“Heterosexual privilege is usually the only privilege that Black women have. None of us have racial or sexual privilege, almost none of us have class privilege, maintaining ‘straightness’ is our last resort. Being out is the final renunciation of any claim to the crumbs of 'tolerance’ that nonthreatening 'ladylike’ Black women are sometimes fed” - Barbara Smith
“Black Women resisted by making homes where all black people could strive to be subjects, not objects where we could be affirmed in our minds and hearts despite poverty hardship, and deprivation, where we could restore to ourselves the dignity denied us on the outside in the public world” (hooks, 1990, pg 42). For bell hooks, she puts forth the notion that homeplaces in an environment created by Black Women. The home may not be the property of the woman, but the essence of the home was created by Black Women. It is the place where Black Women nurture and nourish themselves and their family with love, humanity, and acceptance. It honors the space within; it is an education of sustaining the spirit in a world that actively works towards your denigration. The song by Sweet Honey in the Rock, “No Mirrors in my NaNa’s house” articulates the experience of a little Black Girl who finds the beauty in herself outside of her reflection in the mirror, rather in the eyes of her Nana. (Barnwell and Saint James, 1998)
Expanding the conceptualization of homeplace, I challenge the notion of home place being a physical location unique to the home. My ontology likens the concepts of home place and Patricia Hill Collins’ safe space; these terms describing a critical geography are synonymous. Home place is a not only a place of emotional well being for Black People, it is a site of political of resistance. Home place transcends the location of home; it is more than a physical space. For Black people home place could be the Black Church, the barbershop or hair salon, or historically black schools and universities. Black Women create home place in organizations like Black Greek Lettered Organizations (BGLOs) and other social clubs. These organizations centralize the needs of Black Women, attempt to normalize phenomenon and strengthen bonds, and make strides to progress and uplift Black Women. Hair salons offer a place not only to enhance women in terms of aesthetic beauty but also provide a collective space that teaches generations of Black Women a diverse and comprehensive curriculum of life.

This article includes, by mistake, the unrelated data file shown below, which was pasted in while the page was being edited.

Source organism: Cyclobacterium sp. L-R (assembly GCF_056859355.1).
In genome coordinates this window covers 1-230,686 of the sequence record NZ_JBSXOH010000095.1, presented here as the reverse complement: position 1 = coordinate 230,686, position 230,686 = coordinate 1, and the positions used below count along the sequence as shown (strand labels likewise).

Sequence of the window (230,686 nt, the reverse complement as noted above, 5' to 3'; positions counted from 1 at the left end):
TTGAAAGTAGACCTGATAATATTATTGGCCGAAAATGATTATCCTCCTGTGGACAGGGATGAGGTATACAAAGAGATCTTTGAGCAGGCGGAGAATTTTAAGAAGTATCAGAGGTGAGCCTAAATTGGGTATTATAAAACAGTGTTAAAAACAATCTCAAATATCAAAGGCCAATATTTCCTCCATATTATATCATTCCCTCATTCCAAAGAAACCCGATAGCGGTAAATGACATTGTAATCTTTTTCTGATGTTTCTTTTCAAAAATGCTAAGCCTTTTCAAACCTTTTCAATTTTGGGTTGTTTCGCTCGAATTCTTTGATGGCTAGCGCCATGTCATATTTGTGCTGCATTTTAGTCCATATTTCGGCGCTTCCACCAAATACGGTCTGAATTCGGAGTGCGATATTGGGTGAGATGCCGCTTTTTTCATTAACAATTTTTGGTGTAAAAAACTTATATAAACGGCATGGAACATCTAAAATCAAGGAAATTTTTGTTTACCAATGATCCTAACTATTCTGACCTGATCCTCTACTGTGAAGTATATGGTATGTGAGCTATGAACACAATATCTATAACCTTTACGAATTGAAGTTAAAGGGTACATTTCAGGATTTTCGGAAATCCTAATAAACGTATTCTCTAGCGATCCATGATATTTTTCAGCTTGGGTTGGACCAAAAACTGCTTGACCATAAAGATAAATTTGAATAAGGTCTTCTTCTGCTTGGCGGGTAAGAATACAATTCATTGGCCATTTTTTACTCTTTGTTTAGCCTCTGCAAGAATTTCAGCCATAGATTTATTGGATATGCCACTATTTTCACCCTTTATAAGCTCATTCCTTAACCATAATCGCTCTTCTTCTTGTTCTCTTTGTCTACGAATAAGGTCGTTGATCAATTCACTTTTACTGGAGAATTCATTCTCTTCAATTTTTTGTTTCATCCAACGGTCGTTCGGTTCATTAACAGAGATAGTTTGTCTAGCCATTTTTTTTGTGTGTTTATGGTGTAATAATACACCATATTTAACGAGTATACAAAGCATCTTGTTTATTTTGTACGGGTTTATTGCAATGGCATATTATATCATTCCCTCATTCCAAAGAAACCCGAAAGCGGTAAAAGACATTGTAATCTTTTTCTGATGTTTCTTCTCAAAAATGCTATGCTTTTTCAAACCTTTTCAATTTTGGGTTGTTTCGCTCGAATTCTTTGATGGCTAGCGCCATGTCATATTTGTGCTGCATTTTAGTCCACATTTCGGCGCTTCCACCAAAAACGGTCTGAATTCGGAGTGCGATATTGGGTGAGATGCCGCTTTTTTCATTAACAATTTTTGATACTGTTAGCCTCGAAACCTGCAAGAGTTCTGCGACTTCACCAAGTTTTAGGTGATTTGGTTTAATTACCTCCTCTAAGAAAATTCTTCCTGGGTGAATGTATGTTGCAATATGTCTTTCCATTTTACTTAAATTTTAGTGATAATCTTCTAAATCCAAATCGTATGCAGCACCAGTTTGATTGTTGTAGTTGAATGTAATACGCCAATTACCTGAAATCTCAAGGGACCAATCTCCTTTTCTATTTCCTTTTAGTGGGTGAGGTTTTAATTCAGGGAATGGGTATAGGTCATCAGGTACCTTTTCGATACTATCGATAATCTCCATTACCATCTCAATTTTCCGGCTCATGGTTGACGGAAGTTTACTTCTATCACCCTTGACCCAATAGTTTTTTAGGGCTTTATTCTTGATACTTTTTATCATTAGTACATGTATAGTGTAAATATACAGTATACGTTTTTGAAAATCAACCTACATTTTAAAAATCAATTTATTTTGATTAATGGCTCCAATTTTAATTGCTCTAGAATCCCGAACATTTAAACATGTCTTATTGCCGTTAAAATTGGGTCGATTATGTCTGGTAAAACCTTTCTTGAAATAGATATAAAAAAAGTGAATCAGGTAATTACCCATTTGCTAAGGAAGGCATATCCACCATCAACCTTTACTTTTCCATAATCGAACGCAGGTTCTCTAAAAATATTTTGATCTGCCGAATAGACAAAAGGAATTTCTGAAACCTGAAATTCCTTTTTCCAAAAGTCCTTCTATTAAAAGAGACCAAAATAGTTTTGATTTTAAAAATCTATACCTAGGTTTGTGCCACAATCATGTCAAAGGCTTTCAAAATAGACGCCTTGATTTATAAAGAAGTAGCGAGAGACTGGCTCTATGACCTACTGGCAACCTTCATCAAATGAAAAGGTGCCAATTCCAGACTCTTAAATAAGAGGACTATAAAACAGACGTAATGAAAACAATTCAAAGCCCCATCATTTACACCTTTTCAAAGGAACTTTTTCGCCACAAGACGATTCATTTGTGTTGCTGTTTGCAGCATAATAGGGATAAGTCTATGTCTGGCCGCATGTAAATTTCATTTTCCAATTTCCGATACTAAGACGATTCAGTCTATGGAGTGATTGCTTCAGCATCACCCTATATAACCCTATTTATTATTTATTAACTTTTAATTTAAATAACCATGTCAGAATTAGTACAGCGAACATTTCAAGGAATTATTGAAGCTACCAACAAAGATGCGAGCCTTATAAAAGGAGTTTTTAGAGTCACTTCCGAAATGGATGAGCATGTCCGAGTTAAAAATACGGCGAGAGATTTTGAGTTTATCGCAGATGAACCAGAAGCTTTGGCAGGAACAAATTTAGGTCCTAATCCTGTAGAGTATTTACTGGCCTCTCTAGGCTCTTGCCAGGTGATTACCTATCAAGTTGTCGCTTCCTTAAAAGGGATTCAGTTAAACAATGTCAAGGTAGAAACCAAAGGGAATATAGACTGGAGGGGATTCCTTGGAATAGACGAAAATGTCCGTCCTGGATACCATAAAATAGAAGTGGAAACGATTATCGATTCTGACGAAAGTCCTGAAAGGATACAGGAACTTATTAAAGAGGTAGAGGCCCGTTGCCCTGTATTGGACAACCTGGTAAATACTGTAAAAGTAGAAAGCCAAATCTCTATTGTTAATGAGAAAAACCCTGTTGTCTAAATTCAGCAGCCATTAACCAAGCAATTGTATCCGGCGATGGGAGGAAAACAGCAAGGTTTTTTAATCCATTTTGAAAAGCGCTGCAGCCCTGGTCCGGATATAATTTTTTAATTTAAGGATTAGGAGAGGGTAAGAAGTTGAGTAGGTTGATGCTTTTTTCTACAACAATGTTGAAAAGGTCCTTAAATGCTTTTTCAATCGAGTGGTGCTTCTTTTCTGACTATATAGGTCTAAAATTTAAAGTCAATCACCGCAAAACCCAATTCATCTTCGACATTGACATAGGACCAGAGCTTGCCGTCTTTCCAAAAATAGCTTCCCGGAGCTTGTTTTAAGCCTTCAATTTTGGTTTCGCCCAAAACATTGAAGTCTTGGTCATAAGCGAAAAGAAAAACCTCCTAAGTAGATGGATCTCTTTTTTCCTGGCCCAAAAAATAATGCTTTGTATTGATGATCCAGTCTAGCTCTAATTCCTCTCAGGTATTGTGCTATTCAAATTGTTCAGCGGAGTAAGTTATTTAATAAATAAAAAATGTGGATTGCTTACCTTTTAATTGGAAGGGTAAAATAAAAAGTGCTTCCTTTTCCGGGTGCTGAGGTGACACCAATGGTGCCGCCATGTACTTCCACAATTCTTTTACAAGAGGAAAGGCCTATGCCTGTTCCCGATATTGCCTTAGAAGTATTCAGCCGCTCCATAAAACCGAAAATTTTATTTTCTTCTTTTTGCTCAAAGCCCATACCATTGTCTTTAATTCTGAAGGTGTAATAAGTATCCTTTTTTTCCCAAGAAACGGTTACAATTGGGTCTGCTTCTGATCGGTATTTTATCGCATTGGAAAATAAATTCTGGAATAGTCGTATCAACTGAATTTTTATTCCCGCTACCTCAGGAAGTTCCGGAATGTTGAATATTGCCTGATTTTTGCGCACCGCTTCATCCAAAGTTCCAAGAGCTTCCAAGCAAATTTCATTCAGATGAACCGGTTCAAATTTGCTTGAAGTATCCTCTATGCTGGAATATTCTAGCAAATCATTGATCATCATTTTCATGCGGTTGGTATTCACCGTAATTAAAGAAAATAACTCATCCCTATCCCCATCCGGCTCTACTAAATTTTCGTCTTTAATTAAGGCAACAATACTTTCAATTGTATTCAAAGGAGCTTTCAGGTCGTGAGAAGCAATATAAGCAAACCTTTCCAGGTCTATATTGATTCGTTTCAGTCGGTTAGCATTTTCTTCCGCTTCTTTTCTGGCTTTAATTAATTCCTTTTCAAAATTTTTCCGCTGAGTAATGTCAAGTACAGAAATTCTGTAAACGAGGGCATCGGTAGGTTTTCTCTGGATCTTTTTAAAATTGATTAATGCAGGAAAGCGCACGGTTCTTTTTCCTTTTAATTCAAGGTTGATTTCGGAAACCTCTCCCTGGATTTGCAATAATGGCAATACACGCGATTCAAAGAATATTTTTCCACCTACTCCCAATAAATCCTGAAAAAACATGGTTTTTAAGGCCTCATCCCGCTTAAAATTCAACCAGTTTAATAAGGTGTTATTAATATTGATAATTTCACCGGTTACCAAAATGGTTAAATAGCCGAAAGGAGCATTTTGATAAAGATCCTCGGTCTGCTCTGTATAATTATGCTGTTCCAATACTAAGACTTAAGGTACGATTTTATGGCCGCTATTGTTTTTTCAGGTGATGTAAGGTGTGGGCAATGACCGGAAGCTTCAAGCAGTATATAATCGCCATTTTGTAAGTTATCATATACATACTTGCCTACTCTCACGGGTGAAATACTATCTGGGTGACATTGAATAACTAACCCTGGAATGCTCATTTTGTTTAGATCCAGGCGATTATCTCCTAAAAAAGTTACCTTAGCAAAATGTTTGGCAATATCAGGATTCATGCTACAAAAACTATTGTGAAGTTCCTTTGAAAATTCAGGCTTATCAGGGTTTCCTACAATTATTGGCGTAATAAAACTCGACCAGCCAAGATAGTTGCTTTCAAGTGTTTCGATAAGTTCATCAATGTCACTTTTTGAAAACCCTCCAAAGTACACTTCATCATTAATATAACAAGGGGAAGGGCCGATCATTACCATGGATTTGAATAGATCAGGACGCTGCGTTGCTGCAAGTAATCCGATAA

Since slavery, Black families have drank the kool-aid of a heteronormative, God fearing family every night at dinner. During slavery, Black Families were dismantled, denigrated, invalidated some times for whimsy and other times for profit. The marriage of a Black Man and a Black Woman was illegal, but slaves persisted by officiating and creating their own wedding ceremonies and traditions. They risked life to escape bondage to find their lost family members, if granted the opportunity, they spent their days off traveling to visit family members on near by plantations, and as depicted in the gruesome image depicted in Toni Morrison’s beloved, mothers would kill their children rather than have them endure of live on bondage and pain (Morrison, 1987). This insistence for a family was a striving for equality to White families, reclamation of their rights to love and family, and a securing familial bonds that would endure for generations. Understanding the importance of finding man and building a family (home) in the heteronormative sense, where does the Black Queer Woman find home? How does a woman not interested in perpetuating love in the heteronormative sense, find home? Where does Black teenage girl with Queer thoughts find home?
In a family there is steeped in heteronormativity, doused in patriarchy, seasoned with religousity, does the ideal of home place still apply? How does a young Black girl who has been fed dreams of meeting her husband and sees only heterosexual relationships perpetuated in media and popular culture, but secretly yearns for a woman’s touch, find home? Essex Hemphill wrote a personal essay on the forced silence of gay Black men, he says “This rendering of home as a site of contestation-as opposed to the “welcome table” or “comforting” characterization of home associated with most dominant, public, and politically salient renderings of African American community” (Hemphill, 1992). For Black Queer Women, growing up the home place hooks’ discussed was a far cry from reality; it was not until adulthood that we could create our own place of acceptance, tranquility, and love. The lack of a spiritual home place is evidenced in the statistics for the lack of literal home place for LBGTQ youth: homelessness. The most frequently cited factor contributing to LGBT homelessness was family rejection based on sexual orientation and gender identity, with the second most common reason of being forced out by their parents after coming out, according to the Williams Institute, UCLA School of Law, et al. (Durso and Gates, 2012). How does a young adult denied acceptance and humanity in a household because they do not subscribe to ideals that their family hold true? If religion and patriarchy are guiding forces in Black families as an act of true assimilation and equal standing to White people, how do Black Queer Women situate ourselves?